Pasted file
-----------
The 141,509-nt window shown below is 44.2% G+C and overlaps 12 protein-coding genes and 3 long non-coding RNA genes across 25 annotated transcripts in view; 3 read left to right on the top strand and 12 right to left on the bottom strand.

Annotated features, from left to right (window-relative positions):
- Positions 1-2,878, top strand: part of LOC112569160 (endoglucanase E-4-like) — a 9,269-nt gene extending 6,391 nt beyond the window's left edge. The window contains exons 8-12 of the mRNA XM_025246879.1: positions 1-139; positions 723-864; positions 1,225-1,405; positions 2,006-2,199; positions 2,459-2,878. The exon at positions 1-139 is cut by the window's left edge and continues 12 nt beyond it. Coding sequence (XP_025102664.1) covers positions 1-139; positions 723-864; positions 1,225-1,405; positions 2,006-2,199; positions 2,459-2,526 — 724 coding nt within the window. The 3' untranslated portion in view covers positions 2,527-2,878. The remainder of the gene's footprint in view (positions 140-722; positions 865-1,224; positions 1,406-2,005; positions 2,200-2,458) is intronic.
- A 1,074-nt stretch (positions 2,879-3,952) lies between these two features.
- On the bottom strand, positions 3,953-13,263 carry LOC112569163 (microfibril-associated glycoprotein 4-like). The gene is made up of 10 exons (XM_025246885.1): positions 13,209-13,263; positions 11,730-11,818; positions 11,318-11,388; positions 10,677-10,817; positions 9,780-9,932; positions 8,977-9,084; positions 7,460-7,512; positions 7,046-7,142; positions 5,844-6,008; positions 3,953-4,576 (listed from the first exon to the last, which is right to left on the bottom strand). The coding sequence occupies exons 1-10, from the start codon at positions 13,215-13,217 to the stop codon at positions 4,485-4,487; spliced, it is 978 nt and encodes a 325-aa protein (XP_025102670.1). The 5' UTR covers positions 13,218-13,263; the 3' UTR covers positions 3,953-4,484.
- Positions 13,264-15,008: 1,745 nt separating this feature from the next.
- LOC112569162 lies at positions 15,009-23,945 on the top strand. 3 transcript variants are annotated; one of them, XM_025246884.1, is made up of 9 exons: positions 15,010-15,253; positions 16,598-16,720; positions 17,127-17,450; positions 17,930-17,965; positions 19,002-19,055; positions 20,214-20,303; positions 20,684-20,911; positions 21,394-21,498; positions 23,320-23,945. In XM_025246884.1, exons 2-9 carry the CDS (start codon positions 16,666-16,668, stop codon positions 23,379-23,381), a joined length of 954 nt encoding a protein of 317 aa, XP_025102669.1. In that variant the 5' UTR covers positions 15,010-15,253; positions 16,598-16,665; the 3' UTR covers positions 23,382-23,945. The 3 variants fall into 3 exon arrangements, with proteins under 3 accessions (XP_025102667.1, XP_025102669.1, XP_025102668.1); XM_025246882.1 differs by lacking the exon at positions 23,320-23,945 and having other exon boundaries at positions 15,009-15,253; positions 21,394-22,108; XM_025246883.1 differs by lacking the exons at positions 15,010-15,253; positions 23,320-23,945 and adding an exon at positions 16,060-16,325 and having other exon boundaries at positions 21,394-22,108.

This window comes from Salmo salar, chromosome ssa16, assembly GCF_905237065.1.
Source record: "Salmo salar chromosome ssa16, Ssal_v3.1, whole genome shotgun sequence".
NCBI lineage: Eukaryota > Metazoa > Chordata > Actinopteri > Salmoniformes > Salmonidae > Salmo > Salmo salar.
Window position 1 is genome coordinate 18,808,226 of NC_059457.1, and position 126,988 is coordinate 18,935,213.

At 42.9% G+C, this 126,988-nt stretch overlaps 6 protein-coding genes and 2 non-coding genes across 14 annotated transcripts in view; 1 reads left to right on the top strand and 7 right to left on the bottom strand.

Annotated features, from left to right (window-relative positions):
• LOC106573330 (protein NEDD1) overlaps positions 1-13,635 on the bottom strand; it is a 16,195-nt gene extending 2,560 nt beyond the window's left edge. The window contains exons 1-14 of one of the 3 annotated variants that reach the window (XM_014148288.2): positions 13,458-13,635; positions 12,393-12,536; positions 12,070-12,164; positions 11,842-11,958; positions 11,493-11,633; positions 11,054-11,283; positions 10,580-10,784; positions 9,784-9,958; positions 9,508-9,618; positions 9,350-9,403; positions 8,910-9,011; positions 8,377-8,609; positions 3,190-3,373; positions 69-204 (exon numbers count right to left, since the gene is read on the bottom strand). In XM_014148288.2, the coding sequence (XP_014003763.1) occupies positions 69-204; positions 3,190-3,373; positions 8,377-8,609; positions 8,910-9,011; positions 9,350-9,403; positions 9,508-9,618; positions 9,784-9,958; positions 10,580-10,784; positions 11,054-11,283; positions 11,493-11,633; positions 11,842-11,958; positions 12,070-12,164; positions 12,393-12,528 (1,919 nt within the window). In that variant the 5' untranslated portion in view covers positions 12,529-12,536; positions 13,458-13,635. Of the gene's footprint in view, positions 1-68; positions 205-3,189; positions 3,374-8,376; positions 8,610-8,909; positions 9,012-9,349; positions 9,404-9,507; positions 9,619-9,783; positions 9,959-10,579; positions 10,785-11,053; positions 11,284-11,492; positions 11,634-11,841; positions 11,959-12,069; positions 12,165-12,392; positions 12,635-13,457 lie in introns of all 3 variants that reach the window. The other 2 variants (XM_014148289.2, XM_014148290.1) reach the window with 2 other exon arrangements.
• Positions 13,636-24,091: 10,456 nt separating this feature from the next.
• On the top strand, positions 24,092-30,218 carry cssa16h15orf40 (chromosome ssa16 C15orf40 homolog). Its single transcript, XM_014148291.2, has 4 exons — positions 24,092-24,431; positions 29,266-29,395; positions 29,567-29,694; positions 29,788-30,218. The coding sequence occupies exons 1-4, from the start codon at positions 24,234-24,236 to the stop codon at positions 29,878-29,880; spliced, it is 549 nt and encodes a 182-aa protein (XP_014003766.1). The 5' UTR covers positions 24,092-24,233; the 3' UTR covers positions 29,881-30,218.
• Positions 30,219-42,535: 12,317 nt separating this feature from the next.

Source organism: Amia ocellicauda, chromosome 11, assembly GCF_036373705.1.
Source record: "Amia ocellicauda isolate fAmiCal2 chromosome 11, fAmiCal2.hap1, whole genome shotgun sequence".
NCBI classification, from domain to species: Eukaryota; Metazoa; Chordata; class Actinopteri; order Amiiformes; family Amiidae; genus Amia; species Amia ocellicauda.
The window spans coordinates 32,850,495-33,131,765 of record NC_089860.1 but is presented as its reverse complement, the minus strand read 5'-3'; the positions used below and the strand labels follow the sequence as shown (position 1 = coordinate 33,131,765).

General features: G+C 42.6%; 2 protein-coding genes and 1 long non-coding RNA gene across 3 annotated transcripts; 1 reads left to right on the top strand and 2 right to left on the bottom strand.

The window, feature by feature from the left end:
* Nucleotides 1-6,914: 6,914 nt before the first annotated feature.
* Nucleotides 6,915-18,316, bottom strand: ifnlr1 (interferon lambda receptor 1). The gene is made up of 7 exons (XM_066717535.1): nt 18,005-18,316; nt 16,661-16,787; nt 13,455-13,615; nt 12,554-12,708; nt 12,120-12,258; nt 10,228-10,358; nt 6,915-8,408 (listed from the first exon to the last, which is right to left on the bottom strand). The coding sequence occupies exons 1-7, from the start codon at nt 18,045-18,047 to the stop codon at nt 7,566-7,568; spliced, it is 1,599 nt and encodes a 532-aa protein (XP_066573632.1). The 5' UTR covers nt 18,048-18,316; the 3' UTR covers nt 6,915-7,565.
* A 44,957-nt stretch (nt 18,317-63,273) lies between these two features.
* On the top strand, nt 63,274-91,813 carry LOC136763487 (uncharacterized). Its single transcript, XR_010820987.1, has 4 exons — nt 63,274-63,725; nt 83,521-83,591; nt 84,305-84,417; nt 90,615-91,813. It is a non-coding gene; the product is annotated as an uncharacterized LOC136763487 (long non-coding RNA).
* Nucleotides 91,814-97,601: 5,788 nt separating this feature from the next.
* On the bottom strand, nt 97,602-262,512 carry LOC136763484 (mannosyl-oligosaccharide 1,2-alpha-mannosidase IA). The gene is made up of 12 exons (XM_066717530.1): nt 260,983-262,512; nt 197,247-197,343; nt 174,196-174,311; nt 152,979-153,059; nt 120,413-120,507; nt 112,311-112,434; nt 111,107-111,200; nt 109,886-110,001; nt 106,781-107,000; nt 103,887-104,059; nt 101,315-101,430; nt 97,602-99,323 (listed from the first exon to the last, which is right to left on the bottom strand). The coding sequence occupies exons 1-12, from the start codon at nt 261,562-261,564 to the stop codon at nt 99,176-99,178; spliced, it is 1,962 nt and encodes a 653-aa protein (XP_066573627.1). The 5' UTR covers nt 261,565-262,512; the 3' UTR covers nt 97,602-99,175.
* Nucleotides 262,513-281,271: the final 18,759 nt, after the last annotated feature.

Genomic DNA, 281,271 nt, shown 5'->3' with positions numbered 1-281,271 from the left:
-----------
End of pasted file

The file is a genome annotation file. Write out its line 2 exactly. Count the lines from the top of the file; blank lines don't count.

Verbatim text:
Annotated features, from left to right (window-relative positions):